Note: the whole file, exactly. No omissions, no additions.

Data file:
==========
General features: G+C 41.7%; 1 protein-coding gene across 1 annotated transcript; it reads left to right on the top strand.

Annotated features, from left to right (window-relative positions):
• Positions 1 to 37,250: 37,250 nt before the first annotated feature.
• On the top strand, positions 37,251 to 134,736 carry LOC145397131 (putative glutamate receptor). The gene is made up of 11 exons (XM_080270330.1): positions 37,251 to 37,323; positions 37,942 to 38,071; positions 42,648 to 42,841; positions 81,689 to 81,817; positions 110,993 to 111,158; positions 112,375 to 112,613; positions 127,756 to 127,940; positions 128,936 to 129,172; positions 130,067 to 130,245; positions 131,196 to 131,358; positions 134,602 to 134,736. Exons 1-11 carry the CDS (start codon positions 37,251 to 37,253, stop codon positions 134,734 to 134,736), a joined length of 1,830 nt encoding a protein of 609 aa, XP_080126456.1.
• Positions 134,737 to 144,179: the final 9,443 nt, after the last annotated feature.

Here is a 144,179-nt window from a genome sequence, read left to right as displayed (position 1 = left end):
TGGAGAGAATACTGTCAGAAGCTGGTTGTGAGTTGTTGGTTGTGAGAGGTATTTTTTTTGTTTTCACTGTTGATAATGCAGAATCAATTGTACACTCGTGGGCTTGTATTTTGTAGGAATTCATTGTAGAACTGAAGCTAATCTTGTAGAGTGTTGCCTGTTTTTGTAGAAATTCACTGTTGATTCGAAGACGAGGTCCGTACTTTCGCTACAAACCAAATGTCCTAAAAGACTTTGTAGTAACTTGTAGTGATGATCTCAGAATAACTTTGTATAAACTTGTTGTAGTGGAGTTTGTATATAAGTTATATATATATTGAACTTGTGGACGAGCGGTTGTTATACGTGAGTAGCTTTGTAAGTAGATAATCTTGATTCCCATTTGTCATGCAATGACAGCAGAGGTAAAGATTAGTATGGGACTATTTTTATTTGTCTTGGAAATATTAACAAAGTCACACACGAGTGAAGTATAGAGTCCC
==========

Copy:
General features: G+C 41.7%; 1 protein-coding gene across 1 annotated transcript; it reads left to right on the top strand.

Annotated features, from left to right (window-relative positions):
• Positions 1 to 37,250: 37,250 nt before the first annotated feature.
• On the top strand, positions 37,251 to 134,736 carry LOC145397131 (putative glutamate receptor). The gene is made up of 11 exons (XM_080270330.1): positions 37,251 to 37,323; positions 37,942 to 38,071; positions 42,648 to 42,841; positions 81,689 to 81,817; positions 110,993 to 111,158; positions 112,375 to 112,613; positions 127,756 to 127,940; positions 128,936 to 129,172; positions 130,067 to 130,245; positions 131,196 to 131,358; positions 134,602 to 134,736. Exons 1-11 carry the CDS (start codon positions 37,251 to 37,253, stop codon positions 134,734 to 134,736), a joined length of 1,830 nt encoding a protein of 609 aa, XP_080126456.1.
• Positions 134,737 to 144,179: the final 9,443 nt, after the last annotated feature.

Here is a 144,179-nt window from a genome sequence, read left to right as displayed (position 1 = left end):
TGGAGAGAATACTGTCAGAAGCTGGTTGTGAGTTGTTGGTTGTGAGAGGTATTTTTTTTGTTTTCACTGTTGATAATGCAGAATCAATTGTACACTCGTGGGCTTGTATTTTGTAGGAATTCATTGTAGAACTGAAGCTAATCTTGTAGAGTGTTGCCTGTTTTTGTAGAAATTCACTGTTGATTCGAAGACGAGGTCCGTACTTTCGCTACAAACCAAATGTCCTAAAAGACTTTGTAGTAACTTGTAGTGATGATCTCAGAATAACTTTGTATAAACTTGTTGTAGTGGAGTTTGTATATAAGTTATATATATATTGAACTTGTGGACGAGCGGTTGTTATACGTGAGTAGCTTTGTAAGTAGATAATCTTGATTCCCATTTGTCATGCAATGACAGCAGAGGTAAAGATTAGTATGGGACTATTTTTATTTGTCTTGGAAATATTAACAAAGTCACACACGAGTGAAGTATAGAGTCCC